Creating a variable
Using variables in charts
Interactively changing a variable's value
Using the Input Box object
Using the Slider object

329
329
330
331
333
333
334

Using variables based on expressions
Using variables to store expressions
Variable naming convention
The Dollar Sign Expansion syntax
Dollar Sign Expansion with parameters
Double Dollar Sign Expansion

335
337
338
338
339
341

[ vii ]

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Table of Contents

Using the TOTAL qualifier
The Aggr function
Using Aggr for nested aggregation
A word on calculated dimensions

344
346
346
348

Aggregations over the Aggr output
A word on using the Distinct qualifier

Getting the Average Load Factor per Route per Airline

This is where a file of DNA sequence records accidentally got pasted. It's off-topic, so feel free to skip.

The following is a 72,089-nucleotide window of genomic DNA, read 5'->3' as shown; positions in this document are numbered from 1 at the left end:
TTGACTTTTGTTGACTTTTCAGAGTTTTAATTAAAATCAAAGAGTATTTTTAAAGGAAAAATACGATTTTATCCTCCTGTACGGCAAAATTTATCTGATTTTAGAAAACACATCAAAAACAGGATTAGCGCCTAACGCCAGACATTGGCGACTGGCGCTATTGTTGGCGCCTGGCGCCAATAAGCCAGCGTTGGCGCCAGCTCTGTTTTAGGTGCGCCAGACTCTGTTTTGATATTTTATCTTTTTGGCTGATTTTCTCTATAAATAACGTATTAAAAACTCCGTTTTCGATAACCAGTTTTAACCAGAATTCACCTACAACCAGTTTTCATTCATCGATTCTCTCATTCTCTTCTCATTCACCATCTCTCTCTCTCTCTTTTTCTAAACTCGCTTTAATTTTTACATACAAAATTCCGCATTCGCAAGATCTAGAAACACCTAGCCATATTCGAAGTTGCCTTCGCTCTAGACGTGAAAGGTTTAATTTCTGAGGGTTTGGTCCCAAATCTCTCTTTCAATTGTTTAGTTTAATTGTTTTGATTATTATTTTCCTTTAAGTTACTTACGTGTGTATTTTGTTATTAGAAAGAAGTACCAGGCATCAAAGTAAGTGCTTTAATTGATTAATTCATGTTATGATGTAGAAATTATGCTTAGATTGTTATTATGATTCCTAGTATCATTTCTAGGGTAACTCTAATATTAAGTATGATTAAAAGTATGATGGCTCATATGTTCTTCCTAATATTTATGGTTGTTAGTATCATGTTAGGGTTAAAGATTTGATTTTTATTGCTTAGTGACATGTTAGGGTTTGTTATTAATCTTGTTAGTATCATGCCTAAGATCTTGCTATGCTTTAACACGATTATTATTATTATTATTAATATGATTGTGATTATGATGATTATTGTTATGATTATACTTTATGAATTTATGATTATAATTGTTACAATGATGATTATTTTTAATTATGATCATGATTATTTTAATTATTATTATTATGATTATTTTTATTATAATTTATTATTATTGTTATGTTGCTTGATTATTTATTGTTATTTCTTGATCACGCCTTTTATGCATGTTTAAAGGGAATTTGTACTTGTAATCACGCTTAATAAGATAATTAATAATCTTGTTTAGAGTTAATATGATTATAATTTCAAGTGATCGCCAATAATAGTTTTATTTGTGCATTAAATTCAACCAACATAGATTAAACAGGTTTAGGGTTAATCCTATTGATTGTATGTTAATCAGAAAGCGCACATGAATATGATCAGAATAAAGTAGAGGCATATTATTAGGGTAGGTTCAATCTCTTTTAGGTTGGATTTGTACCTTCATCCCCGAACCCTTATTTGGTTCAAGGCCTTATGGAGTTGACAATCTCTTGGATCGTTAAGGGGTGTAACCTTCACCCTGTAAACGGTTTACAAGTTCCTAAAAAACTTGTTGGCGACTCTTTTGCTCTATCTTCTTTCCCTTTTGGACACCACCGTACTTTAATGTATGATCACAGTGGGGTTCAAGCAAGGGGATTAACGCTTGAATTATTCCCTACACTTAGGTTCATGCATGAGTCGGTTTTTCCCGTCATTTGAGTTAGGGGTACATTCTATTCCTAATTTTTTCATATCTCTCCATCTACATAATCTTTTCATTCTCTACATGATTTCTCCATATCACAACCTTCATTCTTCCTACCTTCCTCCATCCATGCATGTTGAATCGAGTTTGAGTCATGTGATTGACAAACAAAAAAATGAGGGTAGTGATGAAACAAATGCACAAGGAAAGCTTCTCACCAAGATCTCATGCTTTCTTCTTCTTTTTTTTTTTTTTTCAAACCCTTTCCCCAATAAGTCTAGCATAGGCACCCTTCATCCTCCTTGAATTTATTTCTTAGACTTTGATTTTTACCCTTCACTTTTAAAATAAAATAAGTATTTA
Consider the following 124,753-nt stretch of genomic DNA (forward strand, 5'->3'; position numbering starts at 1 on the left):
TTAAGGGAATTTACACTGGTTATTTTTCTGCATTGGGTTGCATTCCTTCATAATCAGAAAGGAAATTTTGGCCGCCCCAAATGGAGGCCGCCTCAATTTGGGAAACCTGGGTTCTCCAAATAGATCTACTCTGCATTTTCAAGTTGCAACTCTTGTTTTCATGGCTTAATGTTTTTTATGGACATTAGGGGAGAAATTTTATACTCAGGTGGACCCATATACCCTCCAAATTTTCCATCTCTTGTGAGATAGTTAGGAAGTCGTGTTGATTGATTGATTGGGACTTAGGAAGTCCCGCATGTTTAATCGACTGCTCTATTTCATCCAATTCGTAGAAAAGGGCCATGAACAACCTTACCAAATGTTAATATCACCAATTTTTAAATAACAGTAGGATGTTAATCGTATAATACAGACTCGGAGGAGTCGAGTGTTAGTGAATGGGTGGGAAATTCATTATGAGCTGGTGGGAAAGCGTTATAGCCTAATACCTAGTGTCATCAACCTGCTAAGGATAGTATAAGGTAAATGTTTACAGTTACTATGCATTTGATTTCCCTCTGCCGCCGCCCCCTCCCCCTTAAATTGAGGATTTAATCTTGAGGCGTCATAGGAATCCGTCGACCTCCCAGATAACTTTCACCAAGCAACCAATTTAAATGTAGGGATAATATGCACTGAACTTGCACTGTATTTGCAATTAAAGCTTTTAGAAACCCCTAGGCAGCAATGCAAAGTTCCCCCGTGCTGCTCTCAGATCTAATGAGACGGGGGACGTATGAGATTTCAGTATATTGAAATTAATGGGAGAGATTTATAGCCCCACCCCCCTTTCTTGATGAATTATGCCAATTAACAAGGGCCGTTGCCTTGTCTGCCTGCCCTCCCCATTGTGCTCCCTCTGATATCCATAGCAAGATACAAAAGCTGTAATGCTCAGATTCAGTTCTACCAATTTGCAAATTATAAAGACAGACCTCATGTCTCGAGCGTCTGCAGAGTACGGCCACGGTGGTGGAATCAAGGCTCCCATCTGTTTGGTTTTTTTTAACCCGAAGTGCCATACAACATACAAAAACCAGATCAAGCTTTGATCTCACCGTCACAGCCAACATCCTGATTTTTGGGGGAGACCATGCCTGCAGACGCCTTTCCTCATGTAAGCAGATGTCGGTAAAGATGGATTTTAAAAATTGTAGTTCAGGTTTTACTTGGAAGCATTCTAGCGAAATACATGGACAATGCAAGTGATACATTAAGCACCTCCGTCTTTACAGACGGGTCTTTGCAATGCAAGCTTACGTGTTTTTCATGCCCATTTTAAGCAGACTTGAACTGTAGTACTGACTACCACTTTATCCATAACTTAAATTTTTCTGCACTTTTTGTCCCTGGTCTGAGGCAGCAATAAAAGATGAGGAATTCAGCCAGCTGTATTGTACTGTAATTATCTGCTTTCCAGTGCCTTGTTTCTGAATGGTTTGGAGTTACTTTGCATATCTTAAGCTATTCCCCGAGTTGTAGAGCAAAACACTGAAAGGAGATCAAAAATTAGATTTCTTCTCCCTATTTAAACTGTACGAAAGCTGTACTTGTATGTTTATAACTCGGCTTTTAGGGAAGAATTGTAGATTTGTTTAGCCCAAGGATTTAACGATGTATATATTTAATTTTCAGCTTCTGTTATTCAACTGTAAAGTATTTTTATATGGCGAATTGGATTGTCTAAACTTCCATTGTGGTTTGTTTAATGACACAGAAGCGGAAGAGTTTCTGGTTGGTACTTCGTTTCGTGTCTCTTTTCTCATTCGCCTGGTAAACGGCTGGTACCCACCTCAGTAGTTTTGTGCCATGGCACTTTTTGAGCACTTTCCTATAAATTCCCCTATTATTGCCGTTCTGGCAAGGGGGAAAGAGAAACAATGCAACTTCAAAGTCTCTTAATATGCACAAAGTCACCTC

Conditional functions
The If function
The syntax
A use case
Numeric versus text comparisons

349

351

351
353
353
353
354
360

The Class function

360

A solo exercise using the Class function

The Pick function

362

363

Using Pick with Dimensionality

363

A tip on copying expressions
Summary

366
367

Chapter 11: Set Analysis and Point In Time Reporting
The magic of Set Analysis
What is it for?
Syntax and examples

369
369
370
371

Using variables in set expressions

374

Dynamic record sets
More assignment operators
Set operators
Using element functions
Point In Time Reporting
The challenge
Defining the set modifiers

374
375
376
377
378
378
379

Obtaining the base period record set
Obtaining the compare-to period record set

Constructing the expressions
Enabling additional period comparisons
More Point In Time Reporting examples

379
380

382
383
384

Storing set expressions into variables
Set expressions with parameters

386
388

Portable set expressions

390

Set variables and the Master Calendar

392

Comparative analysis with alternate states
A comparative analysis example
Alternate states step-by-step
State-based expressions
[ viii ]

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393
393
394
398